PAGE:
submitted by Helen Bell
RC helicopter flying is an entertaining and fascinating hobby that both adults and children can enjoy immensely. While the same rules apply whether an adult or child wishes to immerse themselves in helicopter flying fun, there are some extra safety precautions worth bearing in mind when it comes to children.
If you have a child who’s really interested in helicopter flying, but you’re not sure which RC helicopter would be safest for them – or even how to ensure they can enjoy the hobby safely at all – it’s worth spending five minutes reading through the children’s RC helicopter safety guide below:
To ensure flying safety from the get-go, make sure to purchase a kid-friendly helicopter for your child to use, especially if they’re taking up the hobby for the first time. It’s a good idea to start children off with toy helicopters, rather than hobby grade helicopters, especially if they are younger than 8 in age.
However, hobby grade helicopters are designed to last longer and generally perform better, so if you want the best value for your money with no limitations, an entry level hobby helicopter might be better in the long term.
It’s worth considering a smaller hobby helicopter for your child, as they are easily repaired with available parts (something that toy helicopters don't offer). Many hobby grade entry level RC helicopters are more robust than the toy variety and less likely to break when they do crash – resulting in a lower risk of danger to your child while they’re flying.
Certain models of hobby helicopters are also more suitable for children than others. Take a look at the ones that are designed to withstand bumps and crashes, and have a simple controller with easy maneuverability.
There are plenty that are known for being beginner-friendly, so it’s worth shopping around if you’re not sure. You can find more information on choosing the best hobby grade RC helicopter for kids and beginners here.
Generally, you can expect an RC hobby helicopter to be recommended for ages 12 and up, but that is just a guideline, and not something you necessarily have to stick to. Providing you can offer a significant level of help, there is no reason why a younger child can’t give helicopter flying a go themselves. Just be sure to make the experience as safe as possible by purchasing a child-friendly model.
It goes without saying that you should accompany your child on their RC first helicopter flying experience, so that you can be on hand to help, offer any tips and pointers, and step in to save the day should you need to. ‘Helicopter flying may be daunting the first time around, so be sure to offer your support and guidance where needed’ says Sky High Hobby.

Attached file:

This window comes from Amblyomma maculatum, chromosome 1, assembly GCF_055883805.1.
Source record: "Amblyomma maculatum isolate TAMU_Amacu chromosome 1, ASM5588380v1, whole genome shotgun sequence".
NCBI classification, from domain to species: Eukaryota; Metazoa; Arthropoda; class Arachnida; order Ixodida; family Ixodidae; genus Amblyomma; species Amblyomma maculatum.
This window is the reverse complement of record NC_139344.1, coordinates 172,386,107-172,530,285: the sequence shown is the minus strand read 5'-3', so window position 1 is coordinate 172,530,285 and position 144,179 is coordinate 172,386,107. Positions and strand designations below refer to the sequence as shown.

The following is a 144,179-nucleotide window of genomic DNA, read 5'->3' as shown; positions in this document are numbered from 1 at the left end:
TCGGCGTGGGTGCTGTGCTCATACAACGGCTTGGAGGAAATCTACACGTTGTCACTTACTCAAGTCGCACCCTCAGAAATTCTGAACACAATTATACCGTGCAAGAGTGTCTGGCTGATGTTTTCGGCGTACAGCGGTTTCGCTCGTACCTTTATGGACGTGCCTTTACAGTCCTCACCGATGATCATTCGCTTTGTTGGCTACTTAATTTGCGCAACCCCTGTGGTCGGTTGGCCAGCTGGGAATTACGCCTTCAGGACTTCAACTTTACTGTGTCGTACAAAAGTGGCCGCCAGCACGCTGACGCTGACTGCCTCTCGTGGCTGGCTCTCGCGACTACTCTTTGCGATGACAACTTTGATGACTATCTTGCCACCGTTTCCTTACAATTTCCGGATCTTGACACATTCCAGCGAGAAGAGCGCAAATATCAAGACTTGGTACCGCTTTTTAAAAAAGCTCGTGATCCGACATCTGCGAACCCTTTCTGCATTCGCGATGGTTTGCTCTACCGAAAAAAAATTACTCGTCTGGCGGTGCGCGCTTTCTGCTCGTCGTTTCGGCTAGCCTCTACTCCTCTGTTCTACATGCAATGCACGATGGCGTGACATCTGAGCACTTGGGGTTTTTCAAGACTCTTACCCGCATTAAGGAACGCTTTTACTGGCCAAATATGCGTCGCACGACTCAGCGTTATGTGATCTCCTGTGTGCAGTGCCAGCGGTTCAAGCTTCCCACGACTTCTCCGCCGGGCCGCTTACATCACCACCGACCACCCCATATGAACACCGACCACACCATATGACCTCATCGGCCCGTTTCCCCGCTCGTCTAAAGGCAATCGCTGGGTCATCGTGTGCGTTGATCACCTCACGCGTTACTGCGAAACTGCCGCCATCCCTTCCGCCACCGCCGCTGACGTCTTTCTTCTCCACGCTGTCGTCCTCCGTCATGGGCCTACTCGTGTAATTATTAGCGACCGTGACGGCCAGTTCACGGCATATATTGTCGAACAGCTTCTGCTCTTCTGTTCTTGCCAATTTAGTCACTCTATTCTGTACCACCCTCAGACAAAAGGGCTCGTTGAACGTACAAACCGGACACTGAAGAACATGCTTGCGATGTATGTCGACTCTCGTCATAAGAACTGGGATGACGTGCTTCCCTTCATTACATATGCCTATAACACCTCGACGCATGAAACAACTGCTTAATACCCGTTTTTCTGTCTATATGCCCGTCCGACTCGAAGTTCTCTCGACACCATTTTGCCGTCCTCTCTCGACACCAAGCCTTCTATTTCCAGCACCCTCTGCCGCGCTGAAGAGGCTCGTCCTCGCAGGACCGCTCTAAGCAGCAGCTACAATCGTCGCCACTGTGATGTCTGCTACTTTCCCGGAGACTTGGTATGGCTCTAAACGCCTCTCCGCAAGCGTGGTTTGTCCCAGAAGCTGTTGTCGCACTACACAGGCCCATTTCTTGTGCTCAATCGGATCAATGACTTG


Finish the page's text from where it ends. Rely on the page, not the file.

The best location for a first fly would be an open space, preferably outdoors, where there are no obstacles around for potential crashes. Choose a day with low winds, making it the easiest for your child to get to grips with controlling their helicopter without the natural elements hindering their practice.
It might be a good idea to put a few rules into place before you allow your child to take their RC helicopter out for a test-fly with their friends. Kids don’t want constant supervision by their parents, and there’s no reason why you should need to stay with your child once they know what they’re doing – but a few rules won’t hurt.
Obviously, you don’t want to take the fun out of RC helicopter flying for your child, but it’s important to make them aware of what might happen if basic safety rules aren’t followed. You’ll want to teach them the importance of carrying out the essential pre-flight checks, flying only in legal locations, being mindful of radio gear battery levels, and flying within their own skill limitations. Being aware of the rules will allow your child to have a much more fun and rewarding RC flying experience with far less risk involved.
Make sure that your child understands that while helicopter flying is an incredibly fun and addictive hobby, it’s something to be taken seriously. The slightest loss of concentration or flying too far away can end in a crash that might just mark the end of their heli’s flying days, so it’s important that your child is ready to responsibly enjoy the hobby.